The Nets’ 2020-21 campaign was cut short late last month when the Milwaukee Bucks used a Game 7 win in their second-round playoff series to derail the title favorites. For Brooklyn star Kevin Durant, that prompted an early jump on his offseason.
The 11-time All-Star wasted no time. After quickly committing to play for Team USA in the Summer Olympics in Tokyo, Durant went a step further, assuming the role of recruiter as he worked to help assemble this year’s Team USA team.
As it turns out, Durant might also be doing some recruiting for his Nets squad.
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Durant and Kevin Love Will Soon Be Roommates
Ahead of the Olympics, Team USA’s 12-man roster will train in Las Vegas from July 6 to 19 and play exhibition games at Michelob Ultra Arena, according to the Las Vegas Review-Journal. And while the team meshes in Vegas, Durant will have a new roommate.
According to NBA reporter Erik Slater, Durant and Cleveland Cavaliers star Kevin Love will be rooming together during their time in Nevada. Slater cited a source, who he said also added that the Nets are at the top of Love’s list in the event he is bought out.
As if the Nets didn’t have enough starpower.
Love, a five-time All-Star, would join a group in Brooklyn that includes a handful of other perennial All-Stars in Durant, Kyrie Irving, James Harden and Blake Griffin.
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Cavs Reporter Thinks Love Could Be on His Way out of Cleveland
Jason Lloyd, who covers the Cavs for The Athletic, headlined a story he wrote in late April with: “It might be time for the Cavs, Kevin Love to part ways.”
Lloyd detailed Love’s tenuous relationship with the Cavs in his story, and then got to spelling out where he thinks all of this is headed:
If this were an isolated incident, what happened Monday (when Love essentially gave up on a play during a game in April) might not have blown up like it has. It’s all of the other events preceding Monday between Love and the Cavs that have brought us here.
Ultimately, both sides might agree to a buyout. Love has about $60 million remaining on his contract over the next two years. Blake Griffin, another Jeff Schwartz client, gave back $13 million of the $75 million owed to him to get out of Detroit. If Love wants to give back $10 million or $15 million, the Cavs might accommodate him and send him on his way. They can stretch the money owed to him, and it certainly wouldn’t be the first time Dan Gilbert has paid people not to work for him.
A Kyrie-Love Reunion in Brooklyn?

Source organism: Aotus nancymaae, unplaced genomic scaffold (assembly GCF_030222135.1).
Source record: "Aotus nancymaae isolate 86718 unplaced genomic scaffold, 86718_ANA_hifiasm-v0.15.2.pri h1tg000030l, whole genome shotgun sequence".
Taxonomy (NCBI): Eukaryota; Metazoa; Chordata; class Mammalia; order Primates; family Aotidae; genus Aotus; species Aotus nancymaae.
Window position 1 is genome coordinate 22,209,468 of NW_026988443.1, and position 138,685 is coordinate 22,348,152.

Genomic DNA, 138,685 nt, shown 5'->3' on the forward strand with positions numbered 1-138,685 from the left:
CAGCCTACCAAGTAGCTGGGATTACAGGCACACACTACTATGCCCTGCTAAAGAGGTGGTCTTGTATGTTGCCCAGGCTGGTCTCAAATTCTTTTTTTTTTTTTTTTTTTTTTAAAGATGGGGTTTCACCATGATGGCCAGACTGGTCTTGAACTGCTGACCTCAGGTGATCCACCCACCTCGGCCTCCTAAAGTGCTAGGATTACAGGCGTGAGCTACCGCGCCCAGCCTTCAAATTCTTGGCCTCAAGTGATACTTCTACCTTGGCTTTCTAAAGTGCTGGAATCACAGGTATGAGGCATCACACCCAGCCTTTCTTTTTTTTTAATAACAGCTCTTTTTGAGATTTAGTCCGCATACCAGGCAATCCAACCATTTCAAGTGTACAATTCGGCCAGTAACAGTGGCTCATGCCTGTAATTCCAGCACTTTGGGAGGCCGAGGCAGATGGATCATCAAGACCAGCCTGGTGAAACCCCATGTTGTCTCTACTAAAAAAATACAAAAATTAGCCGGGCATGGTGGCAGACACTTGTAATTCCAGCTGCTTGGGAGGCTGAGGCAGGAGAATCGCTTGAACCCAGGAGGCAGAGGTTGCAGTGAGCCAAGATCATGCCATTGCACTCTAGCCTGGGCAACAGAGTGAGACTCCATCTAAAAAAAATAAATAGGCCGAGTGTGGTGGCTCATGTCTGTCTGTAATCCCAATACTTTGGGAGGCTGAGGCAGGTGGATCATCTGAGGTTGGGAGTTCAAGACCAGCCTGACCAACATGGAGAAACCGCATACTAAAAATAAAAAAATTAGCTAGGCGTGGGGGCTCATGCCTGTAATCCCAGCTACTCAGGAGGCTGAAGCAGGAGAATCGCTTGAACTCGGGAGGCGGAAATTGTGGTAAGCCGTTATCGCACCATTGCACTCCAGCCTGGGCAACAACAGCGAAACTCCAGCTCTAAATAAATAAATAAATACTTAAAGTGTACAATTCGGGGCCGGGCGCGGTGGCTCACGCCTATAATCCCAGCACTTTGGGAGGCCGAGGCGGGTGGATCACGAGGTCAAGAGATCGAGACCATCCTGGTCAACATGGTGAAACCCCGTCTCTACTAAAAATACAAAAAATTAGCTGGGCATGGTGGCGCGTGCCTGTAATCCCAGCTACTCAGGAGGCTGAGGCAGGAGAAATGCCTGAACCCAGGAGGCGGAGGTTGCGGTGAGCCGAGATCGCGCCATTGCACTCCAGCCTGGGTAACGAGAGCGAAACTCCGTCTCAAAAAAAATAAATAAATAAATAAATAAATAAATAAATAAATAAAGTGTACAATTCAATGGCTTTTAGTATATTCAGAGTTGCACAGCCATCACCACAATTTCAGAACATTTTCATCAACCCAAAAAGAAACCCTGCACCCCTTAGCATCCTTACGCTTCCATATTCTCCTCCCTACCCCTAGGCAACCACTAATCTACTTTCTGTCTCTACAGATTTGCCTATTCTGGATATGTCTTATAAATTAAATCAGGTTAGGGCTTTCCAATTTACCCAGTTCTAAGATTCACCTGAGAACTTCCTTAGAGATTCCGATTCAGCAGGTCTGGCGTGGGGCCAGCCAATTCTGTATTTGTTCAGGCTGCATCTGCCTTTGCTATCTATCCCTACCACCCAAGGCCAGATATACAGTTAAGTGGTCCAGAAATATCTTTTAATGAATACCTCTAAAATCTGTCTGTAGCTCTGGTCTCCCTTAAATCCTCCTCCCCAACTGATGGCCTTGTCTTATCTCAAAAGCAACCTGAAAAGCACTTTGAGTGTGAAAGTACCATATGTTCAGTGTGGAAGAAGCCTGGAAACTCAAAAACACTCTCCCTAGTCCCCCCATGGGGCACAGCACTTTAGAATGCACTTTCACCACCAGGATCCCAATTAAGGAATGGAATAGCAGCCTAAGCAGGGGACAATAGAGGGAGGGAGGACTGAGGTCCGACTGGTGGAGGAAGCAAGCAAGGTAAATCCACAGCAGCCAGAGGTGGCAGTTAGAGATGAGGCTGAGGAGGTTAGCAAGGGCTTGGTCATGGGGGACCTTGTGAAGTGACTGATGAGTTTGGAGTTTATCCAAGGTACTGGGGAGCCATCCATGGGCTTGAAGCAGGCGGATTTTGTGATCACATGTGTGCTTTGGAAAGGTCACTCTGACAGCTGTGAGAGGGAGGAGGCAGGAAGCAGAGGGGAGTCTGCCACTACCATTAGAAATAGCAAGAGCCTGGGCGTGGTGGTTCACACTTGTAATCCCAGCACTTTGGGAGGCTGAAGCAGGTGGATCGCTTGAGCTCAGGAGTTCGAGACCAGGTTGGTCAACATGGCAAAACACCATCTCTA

In December 2020, Love told Forbes: “When I was 18 years old, I had written down in a notebook that I wanted to own an apartment and live in New York by the time I was 30.”
Earlier in 2020, Love saw his New York dreams come to fruition when he moved into a three-bedroom apartment in a brand-new waterfront construction in Tribeca.
Barclays Center is just a stone’s throw away.
And then there’s what joining the Nets would mean for Love as far as reuniting with Kyrie Irving, who was teammates with Love on the Cavs from 2014-17, including their 2016 run to the NBA title.
Lloyd wrote in December that “”Love and Irving were never particularly close during their time together. Most players on those Cavs teams grew tired of Irving’s stunts, such as not talking to anyone at practice.”
That analysis came on the heels of Irving’s decision early in the 2020-21 season not to talk to reporters, whom he referred to as “pawns.” (Irving eventually went back on that decision and regularly talked with the media.)
Love took objection to “pawns,” calling it a “sure sign of disrespect.”
“I understand where Kyrie is coming from in trying to better a number of people’s lives, but I’m just not a divisive person, so that’s where I stand on that,” Love said, via Spencer Davies of Basketball News. “I love Kyrie. I know he’s changed, (don’t know) what’s going on, but again I’m just not a divisive person. I believe everybody has a part to play, so long as the intent’s there and it comes from a good place.”
It’s clear Love still has a ton of respect for Irving; earlier in April, he told USA Today that a Finals between Irving’s Nets and LeBron James’ Lakers would “be one for the ages.”
The real question when it comes to a Love-to-Brooklyn scenario, of course, concerns how Love would blend with next season’s Nets. The 6-foot-8 power forward is no longer the yearly All-Star he was in his prime, but like Griffin, he could be valuable in a lesser role for a contender like Brooklyn.
Love, 32, has averaged 18 points and 11 rebounds in 738 games over his NBA career, but those figures were down to 12.2 and 7.4 in 25 games this past season for Cleveland.
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